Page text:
The Hill District
McCormack Baron Salazar has been working in the Historic Hill District of Pittsburgh since the early 1990s. The company initially developed Crawford Square, a mixed-income Low Income Housing Tax Credit-financed development, with accompanying for-sale units, before moving on to a major HOPE VI redevelopment of the Bedford Homes public housing and the replacement of the Lou Mason senior public housing development. Through these efforts, McCormack Baron Salazar has brought together significant public and private resources to rejuvenate an important Pittsburgh community. In total, McCormack Baron Salazar has developed 681 units of housing in this neighborhood.
The major challenge in building this vibrant community was overcoming decades of devastation and deep distrust in the residents of the predominantly African- American Hill District. Once a thriving neighborhood known for its jazz clubs and ethnic diversity, the area deteriorated in the 1950s, endured enormous damage from rioting in the late 1960s, and was further devastated by initial urban renewal efforts that displaced approximately 5,000 lower Hill District residents to make way for construction of the city’s Civic Arena.
In the early 1990s, McCormack Baron Salazar was selected by Urban Redevelopment Authority (URA) in Pittsburgh to be the master developer of20 acres of land adjacent to the city’s Civic Arena. Working in partnership with the URA, the Hill District Community Development Corporation (Hill CDC) and the city of Pittsburgh, MBS developed the award winning Crawford Square. McCormack Baron enlisted local architect Urban Design Associates (UDA) to create a master plan that would rely heavily on strong public input in every phase of the design and planning. Built in three phases between 1991 and 1999, the development includes 348 mixed income rental units, and 78 for-sale units. Development costs totaled $56.4 million. In addition to low-income housing tax credit equity, several other state and local sources provided loans, grants, and bond proceeds, including a first-ever consortium of four local banks led by PNC Bank and four local foundations that awarded direct grants.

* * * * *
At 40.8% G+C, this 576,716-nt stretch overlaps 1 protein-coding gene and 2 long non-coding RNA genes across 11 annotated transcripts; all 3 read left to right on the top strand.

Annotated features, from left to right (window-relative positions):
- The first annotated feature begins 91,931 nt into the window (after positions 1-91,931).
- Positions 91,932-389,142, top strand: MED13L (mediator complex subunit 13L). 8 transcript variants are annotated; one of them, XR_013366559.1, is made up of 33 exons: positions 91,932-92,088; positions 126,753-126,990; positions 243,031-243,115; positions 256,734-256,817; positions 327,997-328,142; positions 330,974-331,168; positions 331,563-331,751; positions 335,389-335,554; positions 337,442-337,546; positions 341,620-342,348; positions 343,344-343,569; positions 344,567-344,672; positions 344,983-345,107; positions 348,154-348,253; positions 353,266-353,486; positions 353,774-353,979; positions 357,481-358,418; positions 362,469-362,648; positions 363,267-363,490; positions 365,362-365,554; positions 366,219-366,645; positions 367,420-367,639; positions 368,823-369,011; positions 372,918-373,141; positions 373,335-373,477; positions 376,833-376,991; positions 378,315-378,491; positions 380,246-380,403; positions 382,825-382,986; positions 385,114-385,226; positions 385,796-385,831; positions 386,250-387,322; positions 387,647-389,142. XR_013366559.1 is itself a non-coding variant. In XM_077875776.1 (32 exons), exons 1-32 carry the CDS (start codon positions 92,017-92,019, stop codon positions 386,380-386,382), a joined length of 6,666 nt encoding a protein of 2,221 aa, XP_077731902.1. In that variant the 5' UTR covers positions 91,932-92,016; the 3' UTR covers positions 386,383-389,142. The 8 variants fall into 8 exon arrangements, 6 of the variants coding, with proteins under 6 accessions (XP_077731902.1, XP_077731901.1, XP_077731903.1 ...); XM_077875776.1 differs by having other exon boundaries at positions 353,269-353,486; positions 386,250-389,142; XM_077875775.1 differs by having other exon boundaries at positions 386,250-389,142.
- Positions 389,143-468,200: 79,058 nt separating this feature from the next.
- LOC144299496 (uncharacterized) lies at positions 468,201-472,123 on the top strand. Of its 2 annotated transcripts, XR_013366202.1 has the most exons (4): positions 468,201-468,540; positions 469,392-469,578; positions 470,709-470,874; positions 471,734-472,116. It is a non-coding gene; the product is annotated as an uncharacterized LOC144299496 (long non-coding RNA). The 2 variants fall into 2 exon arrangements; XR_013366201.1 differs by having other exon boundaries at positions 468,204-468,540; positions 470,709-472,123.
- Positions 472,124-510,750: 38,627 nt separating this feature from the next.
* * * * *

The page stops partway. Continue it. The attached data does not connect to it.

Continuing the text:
In 1995, McCormack Baron Salazar was selected by the Housing Authority of the City of Pittsburgh (HACP) to redevelop Bedford Dwellings Addition public housing community in the Hill District into a new mixed income community. In 1996 HUD granted HACP a HOPE VI award for the project. The three phases of the new Bedford Hill community include 351 mixed-income apartments and 29 for-sale homes for a total development cost of $67.6 million.
McCormack Baron Salazar also developed a 108 apartment, mixed-use seniors building, called “The Legacy,” for the former residents of the Lou Mason Junior High Rise Apartments. Sponsored by the Housing Authority of City of Pittsburgh , the building provides homes for a combination of public housing residents and low-income residents. The total development costs for building were $16,173,000.
The once blighted and distressed Hill District now houses a stable community of more than a thousand mixed-income renters, first time homeowners, working families, young professionals, and elderly residents. Townhouses and homes in the eara, which in the early to mid 1990s initially sold for between $90,000 and $140,000, are now selling for between $125,000 and $180,000. Many newer homes built between the late 1990s and 2004 sold for between $180,000 and $309,000 - all in a metropolitan market where the median home sales price is in the low $100s.